Swimming pools are a major part of Australian culture. Pools are where many Australian kids spend most of their summer.
The Memory Pool, edited by Therese Spruhan and published late last year (2019), is made up of 28 stories that celebrate pools. They were told to Spruhan by Australians aged from 28 to 97, and then transcribed into book form by Spruhan herself.
According to the book’s introduction:
“The stories take a deep dive into the inner world of the pool, a place of daring, competition, belonging, solitude, fantasy, freedom, escape, sex and love. There are common threads of learning to swim, warm concrete, hot chips and chlorine, bombs and the brush of skin on skin. There are also many examples of how a simple structure like the local pool could inspire imaginations, build courage, fulfil dreams and provide refuge.”
The book is split into the following sections:
- suburban pools;
- bay pools;
- sea pools;
- building pools;
- historic pools;
- champions of the pool; and
- country pools.
The Memory Pool features the stories of three Tasmanians: David Bartlett (one of our former Premiers), Jo-Anne Larter, and Shane Gould (a former Olympic champion who is now a resident of Bicheno).
David Bartlett was fostered by the Bartlett family in Moonah since he was 40-days-old. In 1973, the family moved to Mount Nelson. Then, in 1980 (when David was 12-years-old), the family decided to put a pool into their backyard.
David and his foster siblings were in the pool as soon as it was completed. They didn’t even wait for chlorine to be put into the water, or for the heating system to be installed.
The pool was 11 metres long and about 5 or 6 metres wide. It was a standard rectangle shape, with a slight curve on one side of the triangle cut into corner where there were steps. To save money, the pavers were put in by David’s foster father himself, but they ended up being uneven and some sank to varying levels around the pool. David says: “The measure of a good summer for me was how many stubbed toes I had.”
David goes on to explain that his pool was popular, because it was one of only two in the neighbourhood. He and his best friend Owain used to hold diving competitions in the pool.
Themes like identity, friendship, and family are evident in David’s story, but I found that it lacked depth. It certainly had potential to have it, but things like David struggling with his identity during high school were just brushed over.
Overall, though, the story offers a lot of insight into our former Premier’s love of swimming.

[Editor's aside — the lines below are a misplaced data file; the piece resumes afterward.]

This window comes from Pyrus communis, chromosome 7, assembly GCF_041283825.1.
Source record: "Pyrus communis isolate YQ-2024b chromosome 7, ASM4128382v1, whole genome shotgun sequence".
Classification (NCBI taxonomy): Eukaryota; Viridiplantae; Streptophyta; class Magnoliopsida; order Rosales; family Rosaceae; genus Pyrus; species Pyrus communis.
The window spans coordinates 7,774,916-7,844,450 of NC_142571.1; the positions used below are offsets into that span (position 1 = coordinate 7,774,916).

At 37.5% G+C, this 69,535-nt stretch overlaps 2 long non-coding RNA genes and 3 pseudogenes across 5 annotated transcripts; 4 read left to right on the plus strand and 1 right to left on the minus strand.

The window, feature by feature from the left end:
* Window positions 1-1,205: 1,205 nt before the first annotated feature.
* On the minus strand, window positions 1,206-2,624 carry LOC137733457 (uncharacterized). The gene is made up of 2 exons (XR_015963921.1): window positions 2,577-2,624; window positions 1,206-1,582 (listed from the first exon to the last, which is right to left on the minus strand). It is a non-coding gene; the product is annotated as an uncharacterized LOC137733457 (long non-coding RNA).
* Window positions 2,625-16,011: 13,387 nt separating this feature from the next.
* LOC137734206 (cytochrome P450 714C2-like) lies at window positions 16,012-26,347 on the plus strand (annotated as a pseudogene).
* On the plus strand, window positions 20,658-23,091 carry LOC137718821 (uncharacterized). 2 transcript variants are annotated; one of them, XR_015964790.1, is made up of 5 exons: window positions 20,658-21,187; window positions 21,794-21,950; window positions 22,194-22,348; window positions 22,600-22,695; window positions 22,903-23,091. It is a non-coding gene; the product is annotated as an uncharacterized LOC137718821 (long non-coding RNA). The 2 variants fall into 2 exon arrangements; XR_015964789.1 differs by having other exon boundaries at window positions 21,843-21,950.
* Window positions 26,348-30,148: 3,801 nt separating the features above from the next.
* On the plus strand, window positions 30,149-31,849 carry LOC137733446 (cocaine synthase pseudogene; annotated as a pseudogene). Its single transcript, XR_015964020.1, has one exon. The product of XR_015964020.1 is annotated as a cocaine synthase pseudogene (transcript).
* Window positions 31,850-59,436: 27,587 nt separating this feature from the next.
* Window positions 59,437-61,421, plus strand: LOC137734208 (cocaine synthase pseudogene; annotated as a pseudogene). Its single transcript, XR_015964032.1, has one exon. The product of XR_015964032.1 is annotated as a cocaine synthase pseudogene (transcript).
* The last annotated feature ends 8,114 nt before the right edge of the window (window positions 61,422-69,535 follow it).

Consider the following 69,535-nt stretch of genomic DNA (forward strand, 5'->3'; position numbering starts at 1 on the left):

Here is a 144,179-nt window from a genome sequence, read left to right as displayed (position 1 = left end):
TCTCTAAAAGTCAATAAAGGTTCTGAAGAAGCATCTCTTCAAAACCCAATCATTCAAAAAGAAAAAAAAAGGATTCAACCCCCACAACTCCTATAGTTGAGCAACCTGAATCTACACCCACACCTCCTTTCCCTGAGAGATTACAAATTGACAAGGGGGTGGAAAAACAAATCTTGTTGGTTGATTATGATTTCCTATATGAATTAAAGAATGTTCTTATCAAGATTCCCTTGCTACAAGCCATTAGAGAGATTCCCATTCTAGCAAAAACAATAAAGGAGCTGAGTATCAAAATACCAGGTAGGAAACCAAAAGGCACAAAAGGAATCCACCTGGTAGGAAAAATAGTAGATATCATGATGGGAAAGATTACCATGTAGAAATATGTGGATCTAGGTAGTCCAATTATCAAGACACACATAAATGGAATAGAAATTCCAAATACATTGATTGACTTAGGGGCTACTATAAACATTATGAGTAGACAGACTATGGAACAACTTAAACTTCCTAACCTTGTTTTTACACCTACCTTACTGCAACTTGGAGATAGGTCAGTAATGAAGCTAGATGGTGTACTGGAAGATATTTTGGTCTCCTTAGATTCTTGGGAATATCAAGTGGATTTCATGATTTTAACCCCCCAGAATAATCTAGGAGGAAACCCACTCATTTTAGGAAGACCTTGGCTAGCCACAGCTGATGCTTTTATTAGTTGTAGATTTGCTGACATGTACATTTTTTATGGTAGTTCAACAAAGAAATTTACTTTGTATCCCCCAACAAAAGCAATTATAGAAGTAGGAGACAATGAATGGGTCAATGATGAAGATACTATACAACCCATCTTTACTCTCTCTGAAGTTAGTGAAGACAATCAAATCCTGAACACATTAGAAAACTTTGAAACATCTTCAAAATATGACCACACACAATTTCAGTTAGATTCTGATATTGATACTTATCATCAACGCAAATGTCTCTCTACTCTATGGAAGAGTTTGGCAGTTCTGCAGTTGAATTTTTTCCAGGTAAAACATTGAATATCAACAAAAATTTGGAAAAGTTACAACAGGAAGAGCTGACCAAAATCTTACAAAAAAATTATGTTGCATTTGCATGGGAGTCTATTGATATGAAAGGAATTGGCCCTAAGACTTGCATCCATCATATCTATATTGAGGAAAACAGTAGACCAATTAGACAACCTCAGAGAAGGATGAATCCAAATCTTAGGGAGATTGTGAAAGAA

Jo-Anne lived near the Cataract Gorge in Launceston during the 1960s and ‘70s, when she was young.
A pool had been built right next to the South Esk River in 1937, and it was later enlarged in 1950. It was called the First Basin Pool because it was right beside the river basin. In summer, Jo-Anne would swim at the pool every day after school.
Rite of passage is a major theme in Jo-Anne’s story. She explains how she started swimming in the shallow pool before graduating to the deep pool, and then later swimming in the ‘basin’ (the natural waterhole in the South Esk River itself).
Another theme in the story is rebellion: Jo-Anne would dive from Hog’s Bottom (a famous spot where there was a diving board, which was eventually removed due to safety concerns), despite her mother not wanting her to.
Like David Bartlett’s story, Jo-Anne’s story lacks depth, but it was still enjoyable to read.
Another story in The Memory Pool is of Trent Dalton from Queensland, who used to frequent his local swimming pool. He explains that the pool was his paradise. It is a very engaging story, and I felt I could relate to Trent (though my life is completely different to his).
Another one tells of the journey of Yusra Metwally, a Muslim woman. She loved swimming as a child, but when she started wearing burkas, swimming became difficult. She initially didn’t like the design of burkinis, so she tried wearing alternate swimwear to the pool, but was told she couldn’t go in because the swimwear was not appropriate. She didn’t swim for several years after that, but got back into it again after her boss organised a lunchtime swim for the staff. She now swims regularly. I think it’s an inspirational story.
Even though The Memory Pool offers pool stories that are lovely, unique, and sometimes inspiring, the individual voices of the people who told them unfortunately don’t come through. They all sound the same. I therefore couldn’t really connect with them.
I also think more description of every pool was needed. I found it hard to visualise each one as I was reading the book.
Despite all this, I commend Therese Spruhan for managing to put together a book that is, in my opinion, uniquely Australian.